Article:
• require that the appointment of the inspector must be approved by the owners corporation and the owners corporation may refuse to approve the appointment onany grounds. The inspector must not be connected with the developer
  • require that in circumstances where an inspector has not been appointed within 12 months of the completion of the building work the Chief Executive is to arrange the appointment
  • require that the inspector must no earlier than 12 months and no later than 18 months after completion of the building work give an interim report, identifying any defective work. New regulations will prescribe the kind of defective work that is to be reported on
  • require that the developer must arrange a final inspection by the inspector not later than 18 months after the building work is completed
  • require that the final report must be provided by the inspector within 2 years of completion of the building works
  • permit a person who carried out defective building work to rectify the work at any time before the inspector completes the final inspection
  • provide that the developer is responsible for all costs of obtaining an inspection and report, and
  • prescribe that penalties may apply for non-compliance, with a maximum penalty of 200 penalty units.

New measures for addressing maintenance items and building defects

In relation to maintenance obligations affecting a developer, proposed section 115 of theManagement Act, requires the developer to prepare an initial maintenance schedule for the maintenance of common property in the strata scheme setting out the matters prescribed by regulation. An owners corporation is not required to comply with this schedule, however, the schedule may be considered in any defect dispute to determine whether the defect or damage could have been avoided by taking specified action.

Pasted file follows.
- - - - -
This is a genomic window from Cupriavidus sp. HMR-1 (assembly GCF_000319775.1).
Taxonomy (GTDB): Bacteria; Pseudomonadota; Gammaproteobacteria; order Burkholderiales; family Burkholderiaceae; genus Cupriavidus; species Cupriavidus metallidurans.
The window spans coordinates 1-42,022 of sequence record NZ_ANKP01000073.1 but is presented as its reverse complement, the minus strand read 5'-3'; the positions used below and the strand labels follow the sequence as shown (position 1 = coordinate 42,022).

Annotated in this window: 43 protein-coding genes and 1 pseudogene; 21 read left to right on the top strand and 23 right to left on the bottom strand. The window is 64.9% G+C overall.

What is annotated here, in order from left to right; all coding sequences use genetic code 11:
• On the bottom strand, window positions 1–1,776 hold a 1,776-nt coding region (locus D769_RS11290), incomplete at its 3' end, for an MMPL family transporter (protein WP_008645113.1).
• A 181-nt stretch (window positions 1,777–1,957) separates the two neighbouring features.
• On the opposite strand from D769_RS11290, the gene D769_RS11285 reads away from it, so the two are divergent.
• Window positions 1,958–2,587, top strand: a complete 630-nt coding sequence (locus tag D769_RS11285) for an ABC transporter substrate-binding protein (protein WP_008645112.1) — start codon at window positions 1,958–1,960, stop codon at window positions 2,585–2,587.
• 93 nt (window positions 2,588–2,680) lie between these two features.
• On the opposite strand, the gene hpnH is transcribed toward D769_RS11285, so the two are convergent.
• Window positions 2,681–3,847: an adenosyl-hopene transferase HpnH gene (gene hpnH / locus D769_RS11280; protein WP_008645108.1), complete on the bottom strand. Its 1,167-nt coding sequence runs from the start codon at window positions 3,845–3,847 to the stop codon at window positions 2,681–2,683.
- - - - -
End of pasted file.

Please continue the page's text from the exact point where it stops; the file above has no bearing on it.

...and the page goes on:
Building defect provisions are largely summarised in the points above.

The ability for owners corporations to seek compensation against the developer if unrealistic levies were set

Proposed section 89 of the Management Act provides that the Civil and Administrative Tribunal may, on application by an owners corporation or the owner of a lot in a strata scheme (such application to be made no later than 3 years after the end of the initial period), order that the developer pay compensation to the owners corporation if the Tribunal determines that the estimates and levies determined during the initial period were inadequate to meet the actual or expected expenditures of the owners corporation.

The Tribunal must not make an order if the developer satisfies the Tribunal that it used due care and diligence in determining the estimates.

The Regulations

Many of the important mechanics of the new legislation will be found in the regulations (which have not yet been prepared).  These range from how the contract price is calculated (and subsequently the amount of the bond), the qualifications of the persons who will be approved building inspectors to what defective building works must be covered in the inspectors’ reports. 

The Government has indicated it wishes to consult widely on these regulations.  We would be pleased to assist you identify all the matters to be covered in the regulations and in any submission you wish to make.